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After al-Askariya II: What To Look For

With al-Qaeda's second bombing of the al-Askariya mosque and shrine in Samarra, all eyes are turned 60 miles to the south to Baghdad, on the lookout for an expected spike in sectarian violence. Here are some things to consider and look for in the ensuing 72-hour period.

  • In the same period after the first al-Askariya bombing in 2006, the immediate Baghdad sectarian death toll was somewhere between 2,000 and 3,000. If 'numbers' (forgive, please) between now and Saturday do not approach this, things may turn quite differently this time.
  • The number of dead in Baghdad on the day of the bombing was 26. That number may be off by one or two, but immaterial to the following point... Keep in mind that the average number of Iraqis killed in Baghdad since the 'surge' began has been somewhere between 20 and 25.
  • While Muqtada al-Sadr 'called for peaceful demonstrations' in response, he called for the same things last year immediately following the Samarra bombing.
  • Since General Petraeus arrived in Baghdad with his unapologetically forward-leaning demeanor, Muqtada al-Sadr saved his own skin by retreating to the friendly confines of Iran. With that, his loose gaggle called the Mahdi Army did what loose gaggles do without leadership: They fractured and disintegrated. If Muqtada al-Sadr can leverage this to reconstitute his (over-hyped in 2005 & 2006) Mahdi Army band of thugs, this would bode trouble. But his retreat to Iran and abandonment of his foot soldiers leaves a mark that makes this difficult at best.
  • The cohesive core of the Mahdi Army (once a group of an estimated 60,000, according to the Iraq Study Group) remained (and remain) in his absence. This group, about 3,000 hard core Shi'a militants, is comprised of the EJK cells (Extra-Judicial Killing), professional assassins trained, supported and - according to General Petraeus, not me - directed by Iran's Quds Force. Expect much of the reprisals against Sunnis (again, primarily civilians) to be the handiwork of these Iranian-backed crews.
  • Watch carefully for the language used in Sunni and Shi'a Friday prayers tomorrow. Most important to watch are the Baghdad area mosques, where the Shi'a and Sunni population lines most visibly meet and blur, and where the majority of the sectarian violence 'score settling and re-settling' cycle in 2006 played out its deadly track.

In his report at the New York Sun today, the indispensable Eli Lake quoted Dr. Mary Habeck on the situation going forward. Those looking for reason to see other than despair should consider her words.

A professor of strategic studies at the Johns Hopkins University School for Advanced International Studies, Mary Habeck, yesterday said she thinks the implications of the mosque bombing won't be the same as last year. "If this was last year and this was the first time this happened, I would think this was the end of the world," Ms. Habeck said. She added that Iraqis have the bitter experience of turning to al Qaeda and Mr. Sadr's Mahdi Army in the last year. "When people ran to them for support and protection, they found themselves being forced to live in a way that does not match with their understanding of Islam, and they found themselves being killed and intimidated by al Qaeda," she said.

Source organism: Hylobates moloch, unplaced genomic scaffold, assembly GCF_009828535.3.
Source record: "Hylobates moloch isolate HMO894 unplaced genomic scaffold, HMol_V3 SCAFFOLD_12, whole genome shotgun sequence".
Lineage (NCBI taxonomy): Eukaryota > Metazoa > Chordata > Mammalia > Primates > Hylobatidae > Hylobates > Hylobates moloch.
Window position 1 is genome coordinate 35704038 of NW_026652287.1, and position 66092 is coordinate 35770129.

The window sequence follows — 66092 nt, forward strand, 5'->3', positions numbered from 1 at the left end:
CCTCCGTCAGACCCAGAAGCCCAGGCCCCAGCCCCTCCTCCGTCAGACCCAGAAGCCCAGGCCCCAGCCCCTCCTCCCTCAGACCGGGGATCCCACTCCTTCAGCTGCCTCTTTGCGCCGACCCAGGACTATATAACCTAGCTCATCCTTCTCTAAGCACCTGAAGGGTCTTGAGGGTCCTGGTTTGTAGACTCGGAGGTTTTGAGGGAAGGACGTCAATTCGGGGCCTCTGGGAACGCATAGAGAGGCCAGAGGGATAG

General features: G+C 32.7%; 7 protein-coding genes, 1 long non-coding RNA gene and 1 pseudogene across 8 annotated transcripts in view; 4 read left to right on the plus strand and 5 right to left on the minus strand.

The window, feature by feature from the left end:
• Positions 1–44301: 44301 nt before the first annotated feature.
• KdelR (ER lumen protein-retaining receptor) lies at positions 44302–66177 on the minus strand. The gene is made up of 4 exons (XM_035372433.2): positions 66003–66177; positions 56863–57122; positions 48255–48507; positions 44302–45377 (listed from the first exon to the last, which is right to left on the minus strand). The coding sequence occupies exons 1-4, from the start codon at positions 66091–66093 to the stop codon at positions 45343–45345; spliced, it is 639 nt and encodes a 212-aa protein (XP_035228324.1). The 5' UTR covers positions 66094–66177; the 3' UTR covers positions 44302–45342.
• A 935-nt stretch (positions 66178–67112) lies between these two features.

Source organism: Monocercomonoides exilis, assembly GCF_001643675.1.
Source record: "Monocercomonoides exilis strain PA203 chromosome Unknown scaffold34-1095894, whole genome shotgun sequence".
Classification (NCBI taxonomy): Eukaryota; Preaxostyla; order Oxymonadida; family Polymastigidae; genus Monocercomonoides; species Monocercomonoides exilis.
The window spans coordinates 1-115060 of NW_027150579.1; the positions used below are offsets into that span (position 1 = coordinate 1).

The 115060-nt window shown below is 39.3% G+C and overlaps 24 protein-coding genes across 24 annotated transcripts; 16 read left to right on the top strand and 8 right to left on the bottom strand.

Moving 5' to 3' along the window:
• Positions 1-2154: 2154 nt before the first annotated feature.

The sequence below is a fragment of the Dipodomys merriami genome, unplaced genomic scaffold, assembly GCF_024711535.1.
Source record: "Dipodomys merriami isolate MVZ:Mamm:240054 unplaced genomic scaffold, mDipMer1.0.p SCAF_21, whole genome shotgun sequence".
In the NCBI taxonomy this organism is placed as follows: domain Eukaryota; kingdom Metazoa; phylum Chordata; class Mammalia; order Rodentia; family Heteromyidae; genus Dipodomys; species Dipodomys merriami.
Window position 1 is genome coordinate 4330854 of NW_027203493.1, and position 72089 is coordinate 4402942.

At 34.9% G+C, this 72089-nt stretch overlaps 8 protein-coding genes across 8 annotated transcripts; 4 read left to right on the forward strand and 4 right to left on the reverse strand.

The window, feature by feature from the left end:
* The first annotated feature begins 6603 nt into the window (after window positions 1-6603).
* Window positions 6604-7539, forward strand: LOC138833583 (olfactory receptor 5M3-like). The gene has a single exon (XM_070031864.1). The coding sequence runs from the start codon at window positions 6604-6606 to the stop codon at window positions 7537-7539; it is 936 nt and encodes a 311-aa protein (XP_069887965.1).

As she says, it is not 2006. For those not familiar with Dr. Mary Habeck, rest assured, she knows the enemy.

When it comes to defining and quantifying the sectarian violence expected to ensue to some degree, listed above are the key indicators to look for. Judge for one's self. Be wary of scanning headlines and opening paragraphs and arriving at an emotional conclusion. It's not going to be good. But the question is one of true relativity to 2006, and the key to assessing this is context.

The September assessment of 'the surge' is coming. Al-Qaeda knows it. Iran knows it. The attack on the mosque is not a message to Iraqis. It's a message to the American public and political class. They want you to sit back and watch the show.

September is their finish line - timeline, anyone? Iran and al-Qaeda should be expected to ratchet up the violence and mayhem accordingly. The question is, will Iraqis indulge their inciting ways?

2 Comments

This is really something when you think about it! The al-Askariya mosque was supposedly guarded by a fairly robust Iraqi police force, but yet explosives were placed within the minarets. Could the police have been compromised? Was it failure, fanaticism, or finance that allowed entry of the provocateurs? It doesn't take too much thought to arrive at the conclusion that this al-Qaeda group was helped by Iran. And it figures that the Middle East would come up with the quip; "The enemy of my enemy is my friend." The same was true with Red China helping North Korea and again with the Chinese helping North Vietnam. It's just amazing how history repeats itself! Whoever said, "Those who do not learn from history are bound to repeat it" maybe should have re-phrased that to, "Those who do not learn from history twice are bound to repeat it."

Enough with Iraq----I can't wait to see your take on the Gaza situation. But I won't wait too long before the Israelis make any comments moot!